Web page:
A Day in the Stand

I turned the alarm off without it sounding as I was eager to have some breakfast and get into the stand well before first light. After a quick coffee and some porridge, I picked up my day pack containing all my equipment for the day, my bow and made my way quietly to the stand. Once reaching the stand I strategical tied my camera arm, day pack and bow on my hoist line and climbed into my stand. I have a long hoist line and tying off each item in a certain spot allows me to hoist up my camera arm and fit it, continue hoisting my day pack and hang it and finally hoist up my bow. Each item remains on the ground until the above item is removed and this means I only have to climb the tree once.

Sitting there in the early morning darkness you could hear a pin drop. The was no wind and you could feel the temperature drop as the sun started to poke it’s head up. With a cold front coming in and the temperature as cold as it was I was worried I didn’t have enough warm clothes on to sit here comfortably and how likely were the animals to come in and have a drink?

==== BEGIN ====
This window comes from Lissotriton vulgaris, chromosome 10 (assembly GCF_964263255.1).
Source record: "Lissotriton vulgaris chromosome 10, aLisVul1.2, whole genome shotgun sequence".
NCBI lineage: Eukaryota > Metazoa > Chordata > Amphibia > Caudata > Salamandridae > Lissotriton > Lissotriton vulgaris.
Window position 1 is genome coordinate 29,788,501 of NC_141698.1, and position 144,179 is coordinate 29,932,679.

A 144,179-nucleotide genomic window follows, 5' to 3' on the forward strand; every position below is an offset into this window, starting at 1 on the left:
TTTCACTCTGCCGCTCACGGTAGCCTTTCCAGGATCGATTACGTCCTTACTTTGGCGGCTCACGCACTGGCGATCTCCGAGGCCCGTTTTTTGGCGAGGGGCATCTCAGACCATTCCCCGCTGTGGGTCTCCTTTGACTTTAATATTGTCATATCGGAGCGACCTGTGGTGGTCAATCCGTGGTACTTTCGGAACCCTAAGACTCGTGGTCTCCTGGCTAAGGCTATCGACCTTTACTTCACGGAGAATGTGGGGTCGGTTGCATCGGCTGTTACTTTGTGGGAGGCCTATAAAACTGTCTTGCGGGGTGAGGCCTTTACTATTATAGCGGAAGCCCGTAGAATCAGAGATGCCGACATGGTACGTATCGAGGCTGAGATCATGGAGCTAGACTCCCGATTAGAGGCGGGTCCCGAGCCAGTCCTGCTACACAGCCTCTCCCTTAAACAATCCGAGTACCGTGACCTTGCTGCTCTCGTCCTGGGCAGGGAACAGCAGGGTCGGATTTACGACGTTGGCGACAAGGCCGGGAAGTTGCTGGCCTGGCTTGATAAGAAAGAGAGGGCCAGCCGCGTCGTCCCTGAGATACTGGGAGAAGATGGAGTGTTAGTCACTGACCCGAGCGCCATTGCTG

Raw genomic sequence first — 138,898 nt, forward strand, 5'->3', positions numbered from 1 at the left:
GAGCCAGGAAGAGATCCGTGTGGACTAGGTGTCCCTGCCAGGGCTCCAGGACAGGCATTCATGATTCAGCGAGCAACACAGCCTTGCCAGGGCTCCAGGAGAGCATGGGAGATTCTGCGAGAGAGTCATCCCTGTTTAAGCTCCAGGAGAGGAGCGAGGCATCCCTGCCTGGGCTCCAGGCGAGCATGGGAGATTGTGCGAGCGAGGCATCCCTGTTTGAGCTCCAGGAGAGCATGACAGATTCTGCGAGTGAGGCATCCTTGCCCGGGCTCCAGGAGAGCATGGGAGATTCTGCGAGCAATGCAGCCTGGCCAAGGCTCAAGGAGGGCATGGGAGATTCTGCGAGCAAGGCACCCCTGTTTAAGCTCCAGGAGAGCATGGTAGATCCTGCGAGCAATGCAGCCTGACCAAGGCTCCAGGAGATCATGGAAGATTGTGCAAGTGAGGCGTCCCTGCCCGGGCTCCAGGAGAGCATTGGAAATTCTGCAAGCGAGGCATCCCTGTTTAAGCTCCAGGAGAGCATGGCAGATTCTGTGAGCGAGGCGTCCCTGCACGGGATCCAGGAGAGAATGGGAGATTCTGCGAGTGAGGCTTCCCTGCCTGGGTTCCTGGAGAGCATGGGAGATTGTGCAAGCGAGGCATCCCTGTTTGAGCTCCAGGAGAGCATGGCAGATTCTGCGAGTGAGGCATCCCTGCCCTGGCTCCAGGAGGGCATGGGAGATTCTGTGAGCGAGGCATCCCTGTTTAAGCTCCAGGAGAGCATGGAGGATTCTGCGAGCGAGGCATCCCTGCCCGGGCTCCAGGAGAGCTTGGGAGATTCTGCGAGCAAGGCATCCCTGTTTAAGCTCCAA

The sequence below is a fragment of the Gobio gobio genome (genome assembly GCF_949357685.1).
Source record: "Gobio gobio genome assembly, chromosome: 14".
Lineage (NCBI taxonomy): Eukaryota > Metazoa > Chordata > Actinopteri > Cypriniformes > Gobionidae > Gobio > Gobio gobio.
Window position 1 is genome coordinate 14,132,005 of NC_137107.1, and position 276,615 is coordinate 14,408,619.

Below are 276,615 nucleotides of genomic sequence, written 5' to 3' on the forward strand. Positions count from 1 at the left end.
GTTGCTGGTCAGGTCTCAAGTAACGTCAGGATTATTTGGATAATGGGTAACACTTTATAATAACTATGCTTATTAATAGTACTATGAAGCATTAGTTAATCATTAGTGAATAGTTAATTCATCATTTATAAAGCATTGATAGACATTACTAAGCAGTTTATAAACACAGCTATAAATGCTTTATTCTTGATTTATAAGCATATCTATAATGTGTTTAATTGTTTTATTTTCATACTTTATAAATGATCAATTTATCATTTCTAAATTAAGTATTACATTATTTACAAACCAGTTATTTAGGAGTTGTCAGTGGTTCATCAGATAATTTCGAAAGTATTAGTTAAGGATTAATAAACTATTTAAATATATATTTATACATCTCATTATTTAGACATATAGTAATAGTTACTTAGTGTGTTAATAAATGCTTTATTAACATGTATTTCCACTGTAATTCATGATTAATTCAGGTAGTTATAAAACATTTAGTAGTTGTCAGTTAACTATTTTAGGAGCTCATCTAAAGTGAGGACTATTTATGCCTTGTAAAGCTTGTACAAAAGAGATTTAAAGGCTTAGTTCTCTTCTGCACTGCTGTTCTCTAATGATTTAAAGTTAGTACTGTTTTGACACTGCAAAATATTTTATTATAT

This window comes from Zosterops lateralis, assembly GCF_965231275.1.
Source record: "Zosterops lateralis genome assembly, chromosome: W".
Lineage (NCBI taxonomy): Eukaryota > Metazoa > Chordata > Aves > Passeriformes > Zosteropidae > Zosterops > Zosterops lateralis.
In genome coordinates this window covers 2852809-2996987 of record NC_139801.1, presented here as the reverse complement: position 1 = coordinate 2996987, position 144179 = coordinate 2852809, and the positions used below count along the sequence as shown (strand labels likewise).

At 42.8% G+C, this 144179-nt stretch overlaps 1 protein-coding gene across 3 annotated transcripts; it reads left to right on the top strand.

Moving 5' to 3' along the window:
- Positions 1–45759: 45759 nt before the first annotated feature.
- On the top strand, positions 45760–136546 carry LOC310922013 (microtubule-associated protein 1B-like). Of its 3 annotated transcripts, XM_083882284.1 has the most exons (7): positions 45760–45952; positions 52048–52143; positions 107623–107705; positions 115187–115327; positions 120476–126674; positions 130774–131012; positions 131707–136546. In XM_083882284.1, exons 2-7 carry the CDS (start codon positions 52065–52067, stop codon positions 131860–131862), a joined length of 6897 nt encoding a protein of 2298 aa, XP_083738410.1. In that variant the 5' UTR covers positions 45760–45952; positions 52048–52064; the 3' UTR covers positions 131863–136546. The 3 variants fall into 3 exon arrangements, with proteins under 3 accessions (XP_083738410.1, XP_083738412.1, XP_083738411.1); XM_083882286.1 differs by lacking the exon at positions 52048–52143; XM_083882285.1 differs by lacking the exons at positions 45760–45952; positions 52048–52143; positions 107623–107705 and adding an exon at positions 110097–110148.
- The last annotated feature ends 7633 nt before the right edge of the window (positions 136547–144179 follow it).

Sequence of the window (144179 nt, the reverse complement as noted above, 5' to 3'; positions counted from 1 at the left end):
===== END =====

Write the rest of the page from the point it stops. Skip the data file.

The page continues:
Both questions were eventual answered through out the day with the first one apparent straight away as I could feel the cold air starting to penetrate my jacket and pants. It was bearable and once the sun’s raise finally filtered through the trees I started to warm up.

The morning sit was uneventful to say the least, I saw only 3 roos and a few birds but I put this down to the swirling wind. Having not hunted this area before and only having weather reports and virtual scouting to go by this was understandable. There were several times I heard crashing off in the distance so the wind was taking it’s toll.